Mobile World Congress 2017 day 1: Virtual reality, driverless/electric cars, and artificial intelligence
Mobile World Congress 2017 officially kicked off today with over 100,000 attendees exploring booths, attending sessions and learning about the latest in mobile technology. It’s no surprise that augmented reality (AR), virtual reality (VR) and mixed reality (MR) technologies were present at almost every booth, with goggle-faced conference-goers everywhere you turned. Artificial intelligence (AI) also made a big splash with IBM’s First Thinking Sculpture; it shows yet another example of how art and technology can merge to make something beautiful.
Throughout the day, speakers gave insight into how AI will affect the future of technology, and eventually, our everyday lives. Gummi Hafsteinsson, Product Management Director for Google Assistant, touched on the importance of conversation. As tech has gotten more complicated, the interface users need is the one where they can have a natural dialogue with the device. That’s precisely where AI comes into play. As Rob High, IBM Fellow, VP, CTO, IBM Watson, explains, “cognitive computing is about amplifying human cognition.” As much as we can do things well, there are limitations in what we can do.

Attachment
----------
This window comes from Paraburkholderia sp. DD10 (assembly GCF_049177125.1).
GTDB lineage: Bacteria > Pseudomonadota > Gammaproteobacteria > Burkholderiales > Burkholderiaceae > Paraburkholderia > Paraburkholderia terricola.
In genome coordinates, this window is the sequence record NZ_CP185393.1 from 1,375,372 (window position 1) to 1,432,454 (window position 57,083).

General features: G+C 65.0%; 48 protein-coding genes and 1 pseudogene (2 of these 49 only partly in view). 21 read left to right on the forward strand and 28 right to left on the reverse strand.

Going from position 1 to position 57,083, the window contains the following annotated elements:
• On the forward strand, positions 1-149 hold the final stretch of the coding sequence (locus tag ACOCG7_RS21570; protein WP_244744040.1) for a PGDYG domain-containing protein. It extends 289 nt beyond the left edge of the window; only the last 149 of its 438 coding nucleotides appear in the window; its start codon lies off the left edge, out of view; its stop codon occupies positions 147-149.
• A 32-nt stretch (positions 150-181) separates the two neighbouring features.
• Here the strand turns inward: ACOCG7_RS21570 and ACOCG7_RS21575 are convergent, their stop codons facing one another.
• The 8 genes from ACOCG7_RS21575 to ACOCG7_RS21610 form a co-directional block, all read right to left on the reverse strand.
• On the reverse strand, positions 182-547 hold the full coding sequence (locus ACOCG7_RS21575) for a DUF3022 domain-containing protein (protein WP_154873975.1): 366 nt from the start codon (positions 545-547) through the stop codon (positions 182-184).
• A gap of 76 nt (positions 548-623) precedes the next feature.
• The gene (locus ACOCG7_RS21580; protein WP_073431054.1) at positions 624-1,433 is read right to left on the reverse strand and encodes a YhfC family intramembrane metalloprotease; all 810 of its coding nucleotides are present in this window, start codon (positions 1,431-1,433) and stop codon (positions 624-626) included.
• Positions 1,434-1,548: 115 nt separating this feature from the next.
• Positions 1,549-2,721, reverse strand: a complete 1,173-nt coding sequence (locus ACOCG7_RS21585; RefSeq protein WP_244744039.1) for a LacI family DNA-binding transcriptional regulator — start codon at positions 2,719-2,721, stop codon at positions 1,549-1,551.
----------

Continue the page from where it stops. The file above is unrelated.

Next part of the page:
When it comes to mobile devices, cars are the biggest of them all. So while other mobile technology has astronomically advanced over the past decade, cars have lagged, specifically, electric cars. Alejandro Agag, CEO, Formula E Holdings LTD, wanted to change that. He and his team created Formula E (“E” stands for electric, of course), a global racing championship for electric cars. They say that it’s more than just a race, it is a part of the tech revolution and the future of sustainable mobility. While great challenges lie ahead, by getting people interested in racing and large brands on board, we can hope to see more companies investing in the technologies and faster adoption of electric cars.
In addition to electric, Denis Sverdlov and Daniel Simon of Roborace and Charge, believe driverless vehicles should not just be for everyone, but for everything. We were even lucky enough to see the unveiling of the first driverless, electric racecar (as pictured above) today at Mobile World Congress. With five million Uber rides taken every day in 450 cities, it’s clear the combination of the impact of electric and driverless technology will change the world both on our roads and on the racetrack.